Water Spouts will speak volubly and endlessly about all the issues concerning water. The ongoing degradation, and growing scarcity, of the water supply here in the US, and the rest of the world. The continued absence of potable water in so many parts of the world. The work being done by NGOs, and charities, in the third world, to help alleviate the situation. The emphasis on WASH ( Water, Sanitation, and Hygiene ) so health and healthy water are maintained. "Water Spouts" will spout it all out.
Floods have forced nearly 1.5 million people to flee their homes in northeastern India where authorities have declared a health alert, officials said on Monday.
"Eighteen of 27 districts of Assam have been hit by floods with 1.4 million displaced and 11 people drowned in separated incidents in the past week," the Disaster Management agency said in a statement.
The floods, caused by relentless rains, marked the second round of massive flooding in two months to hit India's impoverished northeast and come towards the end of India's June-to-September monsoon season.
Nearly 130 people died and six million were displaced by floods in Assam state in July.
Rescue officials said in the latest floods, at least 2,200 villages had been swamped by overflowing waters from the rain-swollen Brahmaputra River.
Himanta Biswa Sarmah, the health minister of Assam state, told AFP that a "maximum health alert" to avert outbreaks of diarrhea or diseases such as typhoid had been declared in the devastated zone.
The annual monsoon provides vital irrigation for India's farmers but also claims many casualties from flooding and landslides.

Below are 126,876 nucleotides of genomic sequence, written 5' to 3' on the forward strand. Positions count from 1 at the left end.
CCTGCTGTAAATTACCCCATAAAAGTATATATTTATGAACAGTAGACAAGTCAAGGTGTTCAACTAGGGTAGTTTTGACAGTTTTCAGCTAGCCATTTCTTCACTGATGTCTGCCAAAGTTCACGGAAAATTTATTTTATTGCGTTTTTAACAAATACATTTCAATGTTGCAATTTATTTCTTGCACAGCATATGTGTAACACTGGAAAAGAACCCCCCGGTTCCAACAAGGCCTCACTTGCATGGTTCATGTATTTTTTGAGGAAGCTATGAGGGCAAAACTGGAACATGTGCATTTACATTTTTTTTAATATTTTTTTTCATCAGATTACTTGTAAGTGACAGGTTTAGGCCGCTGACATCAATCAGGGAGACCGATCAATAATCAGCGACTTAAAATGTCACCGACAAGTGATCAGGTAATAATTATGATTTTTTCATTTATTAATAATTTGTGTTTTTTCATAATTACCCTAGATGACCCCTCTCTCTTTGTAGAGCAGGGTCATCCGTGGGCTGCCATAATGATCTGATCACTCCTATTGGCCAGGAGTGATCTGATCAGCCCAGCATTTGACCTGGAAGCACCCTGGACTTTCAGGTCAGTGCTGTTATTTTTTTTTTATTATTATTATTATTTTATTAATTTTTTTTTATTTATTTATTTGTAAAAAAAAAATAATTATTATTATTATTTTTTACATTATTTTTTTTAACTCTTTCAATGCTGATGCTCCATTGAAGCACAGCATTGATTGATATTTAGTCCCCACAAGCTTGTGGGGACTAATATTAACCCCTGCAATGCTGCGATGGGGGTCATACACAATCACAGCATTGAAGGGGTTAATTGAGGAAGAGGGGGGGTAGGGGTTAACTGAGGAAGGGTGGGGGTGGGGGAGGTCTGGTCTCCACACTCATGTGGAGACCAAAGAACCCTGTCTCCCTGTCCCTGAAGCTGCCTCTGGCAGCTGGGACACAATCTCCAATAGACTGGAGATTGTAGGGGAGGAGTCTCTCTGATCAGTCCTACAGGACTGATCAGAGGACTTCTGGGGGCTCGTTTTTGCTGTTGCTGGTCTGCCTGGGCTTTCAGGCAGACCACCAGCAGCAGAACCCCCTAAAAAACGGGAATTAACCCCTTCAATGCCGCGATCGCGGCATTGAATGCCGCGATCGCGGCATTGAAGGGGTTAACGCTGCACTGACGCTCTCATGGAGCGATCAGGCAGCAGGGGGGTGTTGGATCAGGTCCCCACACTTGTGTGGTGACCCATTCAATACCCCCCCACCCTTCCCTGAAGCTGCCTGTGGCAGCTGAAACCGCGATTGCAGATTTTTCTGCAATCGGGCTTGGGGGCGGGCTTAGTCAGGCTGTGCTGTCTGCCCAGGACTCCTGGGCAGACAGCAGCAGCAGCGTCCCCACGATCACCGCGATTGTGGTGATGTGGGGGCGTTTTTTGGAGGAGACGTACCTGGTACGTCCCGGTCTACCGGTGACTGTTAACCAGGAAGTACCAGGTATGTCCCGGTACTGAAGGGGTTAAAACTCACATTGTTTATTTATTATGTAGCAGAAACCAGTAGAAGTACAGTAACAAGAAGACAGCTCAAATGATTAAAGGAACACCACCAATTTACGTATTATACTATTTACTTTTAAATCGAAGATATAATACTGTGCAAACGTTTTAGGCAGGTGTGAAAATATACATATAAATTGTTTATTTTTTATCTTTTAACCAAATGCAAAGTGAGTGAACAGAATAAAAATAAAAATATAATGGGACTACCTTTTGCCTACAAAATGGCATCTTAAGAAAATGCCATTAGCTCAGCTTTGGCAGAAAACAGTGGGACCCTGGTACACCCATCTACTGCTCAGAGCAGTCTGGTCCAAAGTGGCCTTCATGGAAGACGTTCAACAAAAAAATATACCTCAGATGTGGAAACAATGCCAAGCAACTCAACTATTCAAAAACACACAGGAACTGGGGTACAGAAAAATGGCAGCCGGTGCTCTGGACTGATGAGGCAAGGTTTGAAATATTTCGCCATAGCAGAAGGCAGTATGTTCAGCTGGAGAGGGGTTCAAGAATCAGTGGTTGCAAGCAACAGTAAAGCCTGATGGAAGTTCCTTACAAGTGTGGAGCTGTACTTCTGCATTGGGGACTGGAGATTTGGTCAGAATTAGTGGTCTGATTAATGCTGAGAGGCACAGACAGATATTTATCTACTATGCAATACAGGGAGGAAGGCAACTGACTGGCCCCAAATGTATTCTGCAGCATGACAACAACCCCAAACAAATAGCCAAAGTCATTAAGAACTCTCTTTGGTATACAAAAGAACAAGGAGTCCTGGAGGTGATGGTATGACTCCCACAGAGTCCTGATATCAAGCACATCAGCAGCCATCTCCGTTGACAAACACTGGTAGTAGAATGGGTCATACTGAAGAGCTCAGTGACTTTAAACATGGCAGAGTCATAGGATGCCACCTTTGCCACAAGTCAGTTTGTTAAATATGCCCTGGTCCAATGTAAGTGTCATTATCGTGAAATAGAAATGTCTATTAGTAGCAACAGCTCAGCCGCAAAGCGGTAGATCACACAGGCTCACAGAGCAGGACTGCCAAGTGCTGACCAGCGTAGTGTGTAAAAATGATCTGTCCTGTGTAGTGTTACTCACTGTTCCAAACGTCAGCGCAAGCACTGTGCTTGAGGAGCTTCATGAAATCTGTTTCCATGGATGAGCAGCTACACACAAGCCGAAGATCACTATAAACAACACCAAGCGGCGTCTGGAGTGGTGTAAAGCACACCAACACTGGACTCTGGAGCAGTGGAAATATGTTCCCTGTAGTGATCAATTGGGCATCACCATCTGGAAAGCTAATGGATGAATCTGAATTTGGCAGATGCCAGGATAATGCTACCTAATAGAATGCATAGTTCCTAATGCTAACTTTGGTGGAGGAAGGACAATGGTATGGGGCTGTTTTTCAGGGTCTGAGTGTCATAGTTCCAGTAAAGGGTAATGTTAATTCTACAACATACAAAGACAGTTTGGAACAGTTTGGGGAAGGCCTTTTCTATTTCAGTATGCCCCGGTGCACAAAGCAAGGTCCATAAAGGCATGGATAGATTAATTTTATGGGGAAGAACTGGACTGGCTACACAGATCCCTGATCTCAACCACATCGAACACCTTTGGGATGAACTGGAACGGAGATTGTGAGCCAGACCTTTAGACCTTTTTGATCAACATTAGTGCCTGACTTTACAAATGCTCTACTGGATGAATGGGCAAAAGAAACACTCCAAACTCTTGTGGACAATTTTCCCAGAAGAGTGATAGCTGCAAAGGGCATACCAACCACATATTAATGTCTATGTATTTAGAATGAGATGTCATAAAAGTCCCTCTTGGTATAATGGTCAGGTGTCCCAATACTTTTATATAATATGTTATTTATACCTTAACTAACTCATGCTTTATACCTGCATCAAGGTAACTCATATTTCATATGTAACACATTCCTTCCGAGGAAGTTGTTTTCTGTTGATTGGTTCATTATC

Officials said flooding victims had been evacuated to temporary shelters on higher ground.
"We've dispatched doctors and paramedics to ensure there is no outbreak of disease," Sarmah said in Guwahati, Assam's largest city.
Victims and an opposition party staged protests in flood-hit areas against what they said were shortages of emergency supplies in the Congress-ruled state.
"The government has failed to provide adequate relief supplies including food and medicines," said Sarbananda Sonowal, a local leader of India's main opposition Bharatiya Janata Party. "In many parts of the state people are even living without food," he added.
Rehab India Foundation, a voluntary group said heavy rains disrupted its plans to supply food and other essential items to flood-hit people.
Almost the entire 420 square kilometres (162 square miles) of Kaziranga National Park was also flooded, the Press Trust of India reported.
The wildlife park is home to the world's single largest population of one-horned rhinos. A 2012 census in Kaziranga counted 2,290 of the rhinos, out of a global population of 3,300.
The species declined to near extinction in the early 1990s and is listed as "vulnerable" by the International Union for Conservation of Nature.
Kaziranga has fought a sustained battle against rhino poachers, who kill the animals for their horns that fetch huge prices in some Asian countries where they are deemed to be an aphrodisiac.
In neighbouring Pakistan, flash floods triggered by record rains have affected around 700,000 people and destroyed hundreds of thousands of acres of crops in the south-west of the country, officials said.
At least 51 people have died across the impoverished province of Baluchistan and Prime Minister Raja Parvez Ashraf on Sunday declared three districts as calamity-hit areas.